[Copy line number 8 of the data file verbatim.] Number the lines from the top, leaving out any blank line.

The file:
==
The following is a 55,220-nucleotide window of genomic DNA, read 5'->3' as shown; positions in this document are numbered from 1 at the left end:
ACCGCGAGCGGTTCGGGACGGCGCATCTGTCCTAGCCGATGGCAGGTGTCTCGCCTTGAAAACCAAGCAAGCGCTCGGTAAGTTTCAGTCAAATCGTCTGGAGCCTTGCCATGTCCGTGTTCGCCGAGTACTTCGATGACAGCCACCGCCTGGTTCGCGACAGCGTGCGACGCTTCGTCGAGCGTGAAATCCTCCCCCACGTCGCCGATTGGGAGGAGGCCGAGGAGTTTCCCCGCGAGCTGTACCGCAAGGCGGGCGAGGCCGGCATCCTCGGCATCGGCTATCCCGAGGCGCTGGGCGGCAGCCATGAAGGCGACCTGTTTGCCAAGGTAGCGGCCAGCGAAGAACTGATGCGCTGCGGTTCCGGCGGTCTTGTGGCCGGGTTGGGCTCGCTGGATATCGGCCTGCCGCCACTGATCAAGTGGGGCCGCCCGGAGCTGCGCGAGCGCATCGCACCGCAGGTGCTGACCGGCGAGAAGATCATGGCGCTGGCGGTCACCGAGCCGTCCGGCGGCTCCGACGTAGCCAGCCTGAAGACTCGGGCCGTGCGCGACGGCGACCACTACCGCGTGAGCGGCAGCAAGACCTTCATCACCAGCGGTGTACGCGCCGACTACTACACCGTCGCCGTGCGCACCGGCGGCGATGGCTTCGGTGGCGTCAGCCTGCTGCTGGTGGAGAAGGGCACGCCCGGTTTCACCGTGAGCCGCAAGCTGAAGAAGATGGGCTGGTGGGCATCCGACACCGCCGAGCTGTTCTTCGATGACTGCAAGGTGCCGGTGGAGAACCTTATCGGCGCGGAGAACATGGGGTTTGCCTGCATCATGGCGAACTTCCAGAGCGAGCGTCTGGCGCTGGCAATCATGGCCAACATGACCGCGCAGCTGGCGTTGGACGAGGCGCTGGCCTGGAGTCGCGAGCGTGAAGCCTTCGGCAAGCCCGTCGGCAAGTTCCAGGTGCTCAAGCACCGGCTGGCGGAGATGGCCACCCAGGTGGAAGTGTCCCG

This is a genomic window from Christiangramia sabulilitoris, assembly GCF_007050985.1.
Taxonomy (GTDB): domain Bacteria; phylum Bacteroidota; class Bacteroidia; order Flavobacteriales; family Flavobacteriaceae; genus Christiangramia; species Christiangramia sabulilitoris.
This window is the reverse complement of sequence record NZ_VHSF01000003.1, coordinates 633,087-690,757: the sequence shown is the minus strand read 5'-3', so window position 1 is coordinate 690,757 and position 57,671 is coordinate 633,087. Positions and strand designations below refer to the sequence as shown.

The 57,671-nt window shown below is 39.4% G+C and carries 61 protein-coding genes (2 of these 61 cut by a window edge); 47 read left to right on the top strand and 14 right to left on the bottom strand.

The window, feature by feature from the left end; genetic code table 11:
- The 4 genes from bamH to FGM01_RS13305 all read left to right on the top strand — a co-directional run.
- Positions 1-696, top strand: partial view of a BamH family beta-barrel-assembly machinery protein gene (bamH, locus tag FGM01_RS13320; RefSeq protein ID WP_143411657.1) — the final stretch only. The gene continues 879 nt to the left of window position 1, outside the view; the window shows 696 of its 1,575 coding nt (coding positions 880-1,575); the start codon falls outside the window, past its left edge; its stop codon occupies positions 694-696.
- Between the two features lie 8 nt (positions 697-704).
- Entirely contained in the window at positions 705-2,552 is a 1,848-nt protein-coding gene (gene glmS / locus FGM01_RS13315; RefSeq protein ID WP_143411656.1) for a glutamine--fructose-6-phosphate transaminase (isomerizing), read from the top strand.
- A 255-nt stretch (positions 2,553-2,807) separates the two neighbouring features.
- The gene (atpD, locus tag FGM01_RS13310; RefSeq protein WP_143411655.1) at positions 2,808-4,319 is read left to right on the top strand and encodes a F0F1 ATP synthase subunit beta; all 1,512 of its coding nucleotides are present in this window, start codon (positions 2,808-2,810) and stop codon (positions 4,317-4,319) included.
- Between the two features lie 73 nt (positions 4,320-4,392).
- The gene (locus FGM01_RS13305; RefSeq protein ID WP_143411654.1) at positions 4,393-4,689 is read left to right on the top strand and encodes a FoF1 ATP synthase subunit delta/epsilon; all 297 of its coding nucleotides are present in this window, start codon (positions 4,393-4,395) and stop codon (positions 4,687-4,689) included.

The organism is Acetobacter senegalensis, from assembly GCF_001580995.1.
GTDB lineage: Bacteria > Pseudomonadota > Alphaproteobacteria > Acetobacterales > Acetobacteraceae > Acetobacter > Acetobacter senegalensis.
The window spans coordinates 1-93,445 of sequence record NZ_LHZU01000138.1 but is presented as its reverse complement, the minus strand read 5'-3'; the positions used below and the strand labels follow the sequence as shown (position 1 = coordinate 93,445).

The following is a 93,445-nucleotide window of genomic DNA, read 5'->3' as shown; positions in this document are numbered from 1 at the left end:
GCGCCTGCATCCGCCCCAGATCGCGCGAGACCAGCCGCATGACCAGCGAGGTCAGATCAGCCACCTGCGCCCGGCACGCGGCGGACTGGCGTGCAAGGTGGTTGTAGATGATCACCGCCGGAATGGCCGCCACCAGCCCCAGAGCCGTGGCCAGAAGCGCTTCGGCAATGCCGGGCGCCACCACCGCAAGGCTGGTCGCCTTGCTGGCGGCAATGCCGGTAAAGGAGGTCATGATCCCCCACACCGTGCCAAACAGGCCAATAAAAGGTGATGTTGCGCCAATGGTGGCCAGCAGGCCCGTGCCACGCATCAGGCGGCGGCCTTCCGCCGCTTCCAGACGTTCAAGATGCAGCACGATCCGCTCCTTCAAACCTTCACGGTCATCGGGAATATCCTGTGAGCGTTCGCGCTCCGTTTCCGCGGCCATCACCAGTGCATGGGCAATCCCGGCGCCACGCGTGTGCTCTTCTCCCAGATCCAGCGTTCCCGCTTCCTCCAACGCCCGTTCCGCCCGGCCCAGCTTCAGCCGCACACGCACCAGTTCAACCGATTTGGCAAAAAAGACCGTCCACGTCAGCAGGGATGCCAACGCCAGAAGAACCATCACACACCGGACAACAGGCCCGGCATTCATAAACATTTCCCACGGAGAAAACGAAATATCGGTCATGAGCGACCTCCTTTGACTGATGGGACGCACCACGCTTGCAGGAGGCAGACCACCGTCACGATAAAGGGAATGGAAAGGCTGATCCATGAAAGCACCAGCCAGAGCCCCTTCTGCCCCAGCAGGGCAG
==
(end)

- The 4 genes from bamH to FGM01_RS13305 all read left to right on the top strand — a co-directional run.